RTMA director retiring after 45 years
Kevin Kelley, executive director of the Rochester Technology and Manufacturing Association, is retiring after a 45-year career in the local business community.
The Rochester native dedicated his professional career to advancing the Greater Rochester business sector, most recently in the manufacturing industry.
Kelley served the Greater Rochester Chamber of Commerce for 28 years as senior vice president and founder/executive director of High Tech Rochester, now NextCorps. He was responsible for technology commercialization, economic development, government relations and association management with a focus on manufacturing and technology.
Kelley joined the Rochester Tooling and Machining Association, an affiliate of the National Tooling and Machining Association, in 2003. At that time, RTMA was associated with the national parent organization for nearly 60 years and experiencing a downturn in its local lifecycle.
Kelley examined the relationship with NTMA and determined that continued membership was not benefiting local companies. His recommendation that RTMA cut ties with NTMA was met with skepticism; however, Kelley — a veteran businessman with three decades of strategic planning experience — outlined a plan that would lower members’ dues by 20%, reinvest in the local community and economy, and expand member benefits.
In 2011, with the transition complete, Kelley and the newly branded Rochester Technology and Manufacturing Association embarked on a plan to formalize its key pillars of manufacturing innovation, workforce development, political advocacy, strategic growth and access to markets.
RTMA launched a series of local initiatives to support the success and growth of its members. It subsidized trade shows, developed programs to help members access new markets, started a placement program and invested in advertising campaigns to promote careers in manufacturing. RTMA contracted with consultants to help its members develop websites, engage in business planning and increase their competitiveness in the market.
The separation from NTMA required Kelley to leverage his years of tactical experience, but by keeping its focus and resources local, RTMA is able to concentrate on strategic objectives, programs and partnerships that continue to benefit manufacturers in the Finger Lakes region.
Kelley led the organization since 2003 through four strategic planning cycles, restarted the apprenticeship program, secured nearly $3 million of revenue through grants and contracts to subsidize membership revenue, increased the organization’s assets by more than 1,000% and fostered partnerships with Monroe Community College and Rochester Institute of Technology. He went through the process of getting a broker’s license so he could develop a consortium that allows companies to save hundreds of thousands of dollars in health care costs.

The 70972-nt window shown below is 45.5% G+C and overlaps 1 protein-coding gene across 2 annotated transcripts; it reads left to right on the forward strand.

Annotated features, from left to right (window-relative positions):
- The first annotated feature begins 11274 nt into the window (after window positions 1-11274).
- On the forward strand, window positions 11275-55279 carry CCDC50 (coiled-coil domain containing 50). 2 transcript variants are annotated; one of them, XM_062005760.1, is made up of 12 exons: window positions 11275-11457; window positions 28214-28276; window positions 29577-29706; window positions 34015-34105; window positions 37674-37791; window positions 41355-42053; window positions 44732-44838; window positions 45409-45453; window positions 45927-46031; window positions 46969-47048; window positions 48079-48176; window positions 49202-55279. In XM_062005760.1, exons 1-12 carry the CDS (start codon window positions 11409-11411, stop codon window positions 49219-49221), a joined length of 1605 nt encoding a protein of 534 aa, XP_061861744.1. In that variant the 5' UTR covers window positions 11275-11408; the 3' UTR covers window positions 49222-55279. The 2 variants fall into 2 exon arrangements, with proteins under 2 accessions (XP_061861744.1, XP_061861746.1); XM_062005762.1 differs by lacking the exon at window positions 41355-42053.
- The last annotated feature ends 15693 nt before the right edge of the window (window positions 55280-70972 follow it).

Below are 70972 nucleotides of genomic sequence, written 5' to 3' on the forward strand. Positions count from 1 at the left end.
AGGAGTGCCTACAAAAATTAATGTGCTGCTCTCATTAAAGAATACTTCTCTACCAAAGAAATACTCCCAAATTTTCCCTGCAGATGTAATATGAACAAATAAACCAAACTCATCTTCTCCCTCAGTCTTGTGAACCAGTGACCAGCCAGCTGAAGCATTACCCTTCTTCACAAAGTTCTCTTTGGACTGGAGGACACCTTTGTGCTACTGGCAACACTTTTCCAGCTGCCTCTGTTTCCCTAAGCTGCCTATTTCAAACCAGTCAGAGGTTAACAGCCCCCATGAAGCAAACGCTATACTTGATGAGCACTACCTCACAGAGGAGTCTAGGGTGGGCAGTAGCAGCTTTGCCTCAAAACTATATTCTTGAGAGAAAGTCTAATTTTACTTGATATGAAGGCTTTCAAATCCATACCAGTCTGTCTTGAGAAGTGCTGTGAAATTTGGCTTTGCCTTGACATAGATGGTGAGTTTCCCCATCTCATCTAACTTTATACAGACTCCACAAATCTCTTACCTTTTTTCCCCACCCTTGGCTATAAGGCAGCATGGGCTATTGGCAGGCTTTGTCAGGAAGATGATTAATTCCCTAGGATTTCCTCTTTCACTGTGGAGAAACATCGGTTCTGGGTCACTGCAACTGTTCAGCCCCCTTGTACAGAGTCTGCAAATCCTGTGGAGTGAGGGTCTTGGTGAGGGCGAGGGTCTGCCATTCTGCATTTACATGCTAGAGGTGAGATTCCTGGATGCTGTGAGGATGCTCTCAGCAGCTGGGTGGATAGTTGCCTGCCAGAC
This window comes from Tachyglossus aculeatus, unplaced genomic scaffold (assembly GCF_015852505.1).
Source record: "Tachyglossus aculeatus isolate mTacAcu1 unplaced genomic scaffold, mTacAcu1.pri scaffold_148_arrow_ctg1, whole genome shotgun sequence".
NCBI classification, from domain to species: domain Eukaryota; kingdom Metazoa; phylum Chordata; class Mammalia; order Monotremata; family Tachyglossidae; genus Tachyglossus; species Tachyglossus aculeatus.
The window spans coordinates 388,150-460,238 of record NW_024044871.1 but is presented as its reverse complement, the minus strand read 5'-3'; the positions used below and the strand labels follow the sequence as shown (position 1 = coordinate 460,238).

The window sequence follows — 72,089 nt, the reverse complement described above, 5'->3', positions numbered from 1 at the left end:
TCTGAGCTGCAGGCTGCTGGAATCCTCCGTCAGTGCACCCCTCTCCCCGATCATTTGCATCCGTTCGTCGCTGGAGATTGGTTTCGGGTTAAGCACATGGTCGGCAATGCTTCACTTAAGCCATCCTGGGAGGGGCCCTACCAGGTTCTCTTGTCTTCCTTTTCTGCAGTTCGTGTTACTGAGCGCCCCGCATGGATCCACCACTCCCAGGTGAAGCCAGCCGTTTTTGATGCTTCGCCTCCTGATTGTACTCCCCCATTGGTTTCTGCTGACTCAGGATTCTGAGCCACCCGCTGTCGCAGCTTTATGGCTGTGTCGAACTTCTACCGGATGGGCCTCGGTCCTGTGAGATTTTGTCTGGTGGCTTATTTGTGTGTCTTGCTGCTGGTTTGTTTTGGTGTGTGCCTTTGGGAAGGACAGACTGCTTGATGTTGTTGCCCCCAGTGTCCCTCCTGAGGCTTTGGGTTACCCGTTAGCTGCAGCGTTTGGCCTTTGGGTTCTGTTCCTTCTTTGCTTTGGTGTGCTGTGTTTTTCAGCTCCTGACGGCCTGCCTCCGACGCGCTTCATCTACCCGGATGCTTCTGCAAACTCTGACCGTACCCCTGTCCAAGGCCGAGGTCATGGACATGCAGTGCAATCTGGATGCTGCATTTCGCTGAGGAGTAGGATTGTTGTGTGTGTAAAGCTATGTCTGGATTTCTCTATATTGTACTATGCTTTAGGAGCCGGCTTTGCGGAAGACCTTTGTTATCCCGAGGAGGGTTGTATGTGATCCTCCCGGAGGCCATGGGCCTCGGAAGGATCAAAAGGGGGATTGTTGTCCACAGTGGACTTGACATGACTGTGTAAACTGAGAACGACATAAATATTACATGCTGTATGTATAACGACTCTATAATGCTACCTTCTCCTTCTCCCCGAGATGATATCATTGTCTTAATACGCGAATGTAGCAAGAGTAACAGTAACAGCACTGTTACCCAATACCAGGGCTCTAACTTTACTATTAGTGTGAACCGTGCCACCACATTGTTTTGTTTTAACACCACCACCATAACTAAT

Kelley served on regional and national boards to promote the industry. He worked with elected officials in Albany and Washington, D.C., and started a political action committee to support candidates who advocate for manufacturing. Kelley also worked with the Rochester Business Journal to launch the Technology and Manufacturing Awards.
“Manufacturing had been written-off in pursuit of technology and the service sector,” Kelley said. “During my years with the RTMA, we have been able to serve as an important resource to manufacturers by providing them with programs and services to enhance their competitiveness, leading to greater profitability.
“What we’ve seen during this pandemic has only underscored our need to keep manufacturing on our shores. During the past year, as the world scrambled to address the coronavirus crisis, our local manufacturers responded swiftly and strategically by pivoting production to provide critical PPE supplies. These decisive moves not only kept the economic engines running in our community, but also expedited the delivery of life-saving supplies across the country. We have been proud to provide support and resources to the manufacturing sector during these profound, historic times.”
Bob Coyne, director of workforce development, succeeds Kelley as executive director. He served as president of the RMTA board of directors and general manager at Acro Industries Inc.